Endless Forms Most Beautiful, Part 2

| By Dr. William E. Carroll

Tags: History of Life
Endless Forms Most Beautiful, Part 2

Today's entry was written by Sean Carroll. Please note the views expressed here are those of the author, not necessarily of BioLogos. You can read more about what we believe here.

Note: Yesterday and today on the BioLogos Forum, we feature excerpts from biologist Sean Carroll’s book, Endless Forms Most Beautiful: The New Science of Evo Devo, a well-wrought account of how the field of evolutionary development biology, or Evo Devo, has shaped our understanding of howanimals evolve, by studying their development. The Psalmist wrote of how God knits us together in our mother’s womb, and thanks to the methods and tools now available to biologists, these processes that were once hidden are being revealed through this exciting field. While we cannot attest to the author’s faith persuasion, Sean Carroll does an outstanding (and witty) job of making a complex set of ideas more manageable to understand, and we encourage you to read this book in its entirety.

In today’s excerpt, Carroll summarizes a few significant facets of evolution that Evo Devo has helped illuminate: the “master tool kit,” (an ancient set of genes and their protein products shared across the animal kingdom that controls development, which is powerful evidence for descent with modification), why understanding the relationship between animals based on appearances alone can be misleading, and how new animal forms do not require new genes. Today’s excerpts comes from the final chapter of the book and refers to earlier chapters.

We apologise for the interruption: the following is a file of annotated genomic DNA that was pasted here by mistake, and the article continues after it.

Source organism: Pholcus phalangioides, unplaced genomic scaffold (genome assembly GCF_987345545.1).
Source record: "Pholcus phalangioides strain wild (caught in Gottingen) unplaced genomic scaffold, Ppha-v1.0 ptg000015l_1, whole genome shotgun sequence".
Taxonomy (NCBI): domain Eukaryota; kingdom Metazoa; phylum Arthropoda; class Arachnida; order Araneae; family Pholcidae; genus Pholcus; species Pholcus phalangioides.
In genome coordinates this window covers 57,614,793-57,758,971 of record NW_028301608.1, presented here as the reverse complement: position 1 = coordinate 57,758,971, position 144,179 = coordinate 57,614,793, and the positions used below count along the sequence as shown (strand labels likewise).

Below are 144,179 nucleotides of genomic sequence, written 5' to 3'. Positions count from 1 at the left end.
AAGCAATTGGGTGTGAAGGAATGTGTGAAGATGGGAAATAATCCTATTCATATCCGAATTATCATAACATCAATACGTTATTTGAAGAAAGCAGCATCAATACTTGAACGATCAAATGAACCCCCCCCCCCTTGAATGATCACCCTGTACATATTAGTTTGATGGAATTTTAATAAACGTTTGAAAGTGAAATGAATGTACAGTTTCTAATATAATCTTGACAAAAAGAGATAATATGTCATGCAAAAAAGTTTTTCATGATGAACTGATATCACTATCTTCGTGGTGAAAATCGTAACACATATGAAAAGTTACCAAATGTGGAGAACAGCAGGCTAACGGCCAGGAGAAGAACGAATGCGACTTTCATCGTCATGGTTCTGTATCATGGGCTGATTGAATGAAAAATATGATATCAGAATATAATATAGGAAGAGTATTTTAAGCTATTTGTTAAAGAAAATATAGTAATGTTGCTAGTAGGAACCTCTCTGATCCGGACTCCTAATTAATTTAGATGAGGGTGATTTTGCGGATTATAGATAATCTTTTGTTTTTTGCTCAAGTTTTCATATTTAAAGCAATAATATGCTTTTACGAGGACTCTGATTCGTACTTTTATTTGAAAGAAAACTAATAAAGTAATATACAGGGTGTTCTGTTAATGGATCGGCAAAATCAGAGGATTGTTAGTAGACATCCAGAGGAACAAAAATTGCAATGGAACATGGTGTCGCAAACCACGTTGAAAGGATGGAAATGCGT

The editorial policy used in these excerpts can be found at the bottom of this post.

The Tools for Making the Kingdom are Ancient

The first and still perhaps the most stunning discovery of Evo Devo is the ancient origin of the genes for building all sorts of animals (chapters 3 and 6). The fact that such different forms of animals are shaped by very similar sets of tool kit proteins was entirely unanticipated. The ramifications of these revolutionary findings are powerful and manifold.

First of all, this is entirely new and profound evidence for one of Darwin’s most important ideas—the descent of all forms from one (or a few) common ancestor. The shared genetic tool kit for development reveals deep connections between animal groups that were not at all appreciated from their dramatically different morphologies.

Second, the discovery that organs and structures that were long viewed as independent analogous inventions of different animals, such as eyes, hearts, and limbs, have common genetic ingredients controlling their formation has forced a complete change in our picture of how complex structures arise. Rather than being invented repeatedly from scratch, each eye, limb, or heart has evolved by modification of some ancient regulatory networks under the command of the same master gene or genes (chapter 3). Parts of these networks trace back to the last common ancestor of bilaterians (Urbilateria), and earlier forms (chapter 6).

Third, the deep history of the tool kit reveals that the invention of these genes was not the trigger of evolution. The bilaterian tool kit predated the Cambrian (chapter 6), the mammalian tool kit predated the rapid diversification of mammals in the Tertiary period, and the human tool kit long predated apes and other primates (chapter 10). It is clear that genes per se were not “drivers” of evolution. The genetic tool kit represents possibility—realization of its potential is ecologically driven.

Existing Genes and Structures Provide the Means for Innovation